Human Genome Now Fully Mapped

Scientists finally finish decoding the last 8 percent of the human genome. It holds enormous promise for improving our understanding of human evolution and illness.


Scientist injecting DNA into a special machine
Machines similar to this one made the project possible. Credit: Oxford Nanopore Technologies

A team of 99 researchers from across the globe published a complete draft of the human genome in the academic journal Science.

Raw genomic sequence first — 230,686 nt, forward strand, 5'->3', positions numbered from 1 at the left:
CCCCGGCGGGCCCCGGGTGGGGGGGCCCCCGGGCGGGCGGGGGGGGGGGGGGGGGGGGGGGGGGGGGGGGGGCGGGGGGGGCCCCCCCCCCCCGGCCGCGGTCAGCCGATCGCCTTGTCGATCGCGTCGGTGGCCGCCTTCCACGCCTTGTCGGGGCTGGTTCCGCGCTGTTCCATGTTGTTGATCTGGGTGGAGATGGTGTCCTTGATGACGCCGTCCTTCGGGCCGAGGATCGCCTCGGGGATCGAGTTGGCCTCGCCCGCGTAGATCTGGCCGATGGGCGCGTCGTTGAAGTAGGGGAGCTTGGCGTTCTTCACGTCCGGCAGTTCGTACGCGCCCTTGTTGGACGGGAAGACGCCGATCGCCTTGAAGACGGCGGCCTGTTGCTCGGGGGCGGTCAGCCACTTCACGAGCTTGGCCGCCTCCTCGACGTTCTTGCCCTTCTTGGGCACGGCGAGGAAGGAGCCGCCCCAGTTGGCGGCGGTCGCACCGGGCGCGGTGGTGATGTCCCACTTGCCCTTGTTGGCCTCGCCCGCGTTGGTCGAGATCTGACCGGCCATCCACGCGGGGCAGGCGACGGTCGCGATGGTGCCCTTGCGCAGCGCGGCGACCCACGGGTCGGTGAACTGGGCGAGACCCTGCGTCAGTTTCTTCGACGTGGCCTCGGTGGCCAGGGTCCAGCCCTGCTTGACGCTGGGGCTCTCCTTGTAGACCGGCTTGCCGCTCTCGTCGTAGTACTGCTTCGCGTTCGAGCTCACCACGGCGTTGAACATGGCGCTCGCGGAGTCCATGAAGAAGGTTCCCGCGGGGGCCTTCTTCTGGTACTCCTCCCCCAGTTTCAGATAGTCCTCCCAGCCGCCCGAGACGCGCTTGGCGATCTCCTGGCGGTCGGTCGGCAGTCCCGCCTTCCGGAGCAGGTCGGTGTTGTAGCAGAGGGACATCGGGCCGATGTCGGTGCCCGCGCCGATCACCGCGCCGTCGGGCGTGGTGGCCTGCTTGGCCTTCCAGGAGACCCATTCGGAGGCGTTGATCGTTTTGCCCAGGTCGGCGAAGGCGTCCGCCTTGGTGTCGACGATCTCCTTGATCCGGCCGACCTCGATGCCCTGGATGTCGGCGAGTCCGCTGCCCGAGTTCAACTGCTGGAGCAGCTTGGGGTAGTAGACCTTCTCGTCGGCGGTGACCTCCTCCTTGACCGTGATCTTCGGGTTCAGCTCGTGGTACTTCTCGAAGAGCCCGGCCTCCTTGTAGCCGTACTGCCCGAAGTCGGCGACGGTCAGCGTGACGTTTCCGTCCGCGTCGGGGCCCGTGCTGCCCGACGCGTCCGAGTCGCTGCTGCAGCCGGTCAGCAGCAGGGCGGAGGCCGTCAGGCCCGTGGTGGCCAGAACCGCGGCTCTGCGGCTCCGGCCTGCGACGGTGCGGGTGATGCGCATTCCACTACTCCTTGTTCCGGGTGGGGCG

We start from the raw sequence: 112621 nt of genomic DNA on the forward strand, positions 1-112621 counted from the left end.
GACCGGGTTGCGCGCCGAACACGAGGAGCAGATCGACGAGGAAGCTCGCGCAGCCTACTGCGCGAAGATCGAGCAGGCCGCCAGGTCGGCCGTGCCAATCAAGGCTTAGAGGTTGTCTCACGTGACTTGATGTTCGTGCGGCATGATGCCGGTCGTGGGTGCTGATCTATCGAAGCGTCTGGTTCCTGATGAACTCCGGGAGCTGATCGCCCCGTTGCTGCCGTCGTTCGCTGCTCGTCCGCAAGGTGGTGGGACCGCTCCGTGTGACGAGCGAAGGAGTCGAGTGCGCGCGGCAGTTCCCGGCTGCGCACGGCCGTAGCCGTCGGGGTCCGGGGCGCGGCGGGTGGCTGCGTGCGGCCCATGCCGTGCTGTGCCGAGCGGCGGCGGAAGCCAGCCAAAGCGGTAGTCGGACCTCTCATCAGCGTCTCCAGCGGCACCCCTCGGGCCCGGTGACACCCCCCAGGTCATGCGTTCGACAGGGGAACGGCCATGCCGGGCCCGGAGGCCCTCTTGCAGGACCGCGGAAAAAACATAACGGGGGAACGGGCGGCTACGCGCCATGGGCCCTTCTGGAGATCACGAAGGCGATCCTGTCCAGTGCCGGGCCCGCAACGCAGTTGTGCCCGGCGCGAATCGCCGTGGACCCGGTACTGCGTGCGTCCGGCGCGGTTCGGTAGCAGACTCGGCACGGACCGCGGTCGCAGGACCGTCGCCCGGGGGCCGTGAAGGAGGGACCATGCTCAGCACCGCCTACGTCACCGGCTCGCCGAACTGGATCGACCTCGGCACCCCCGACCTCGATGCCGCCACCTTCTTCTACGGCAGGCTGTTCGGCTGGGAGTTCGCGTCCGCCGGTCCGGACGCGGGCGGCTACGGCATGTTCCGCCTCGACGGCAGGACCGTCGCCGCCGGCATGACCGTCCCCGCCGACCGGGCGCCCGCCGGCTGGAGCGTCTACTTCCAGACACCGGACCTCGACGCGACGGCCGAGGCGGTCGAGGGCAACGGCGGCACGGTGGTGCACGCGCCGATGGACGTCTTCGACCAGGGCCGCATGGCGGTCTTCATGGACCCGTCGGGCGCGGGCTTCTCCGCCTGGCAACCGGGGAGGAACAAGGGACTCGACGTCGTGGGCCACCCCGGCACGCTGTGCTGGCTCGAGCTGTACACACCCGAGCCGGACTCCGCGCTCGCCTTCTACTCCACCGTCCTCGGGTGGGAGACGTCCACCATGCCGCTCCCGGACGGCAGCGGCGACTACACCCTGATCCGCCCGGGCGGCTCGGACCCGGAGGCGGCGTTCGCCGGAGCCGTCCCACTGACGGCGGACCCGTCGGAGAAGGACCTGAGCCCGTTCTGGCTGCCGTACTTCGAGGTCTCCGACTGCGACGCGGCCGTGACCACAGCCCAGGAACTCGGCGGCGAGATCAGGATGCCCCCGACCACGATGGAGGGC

The breakthrough comes nearly twenty years after the Human Genome Project made a similar claim by ignoring sections of DNA that were then believed to be unimportant.


During the process, the team also corrected thousands of structural errors in our previous most complete reference genome. The achievement cannot be overstated: It holds enormous promise for improving our understanding of human evolution and illness.


Having one complete genome brings us a big step closer to the kind of personalized medicine that researchers have talked about for decades. Time will tell whether personalized medicine can live up to its promise of providing affordable, targeted treatments based on an individual's genetic make-up, but researchers remain optimistic.

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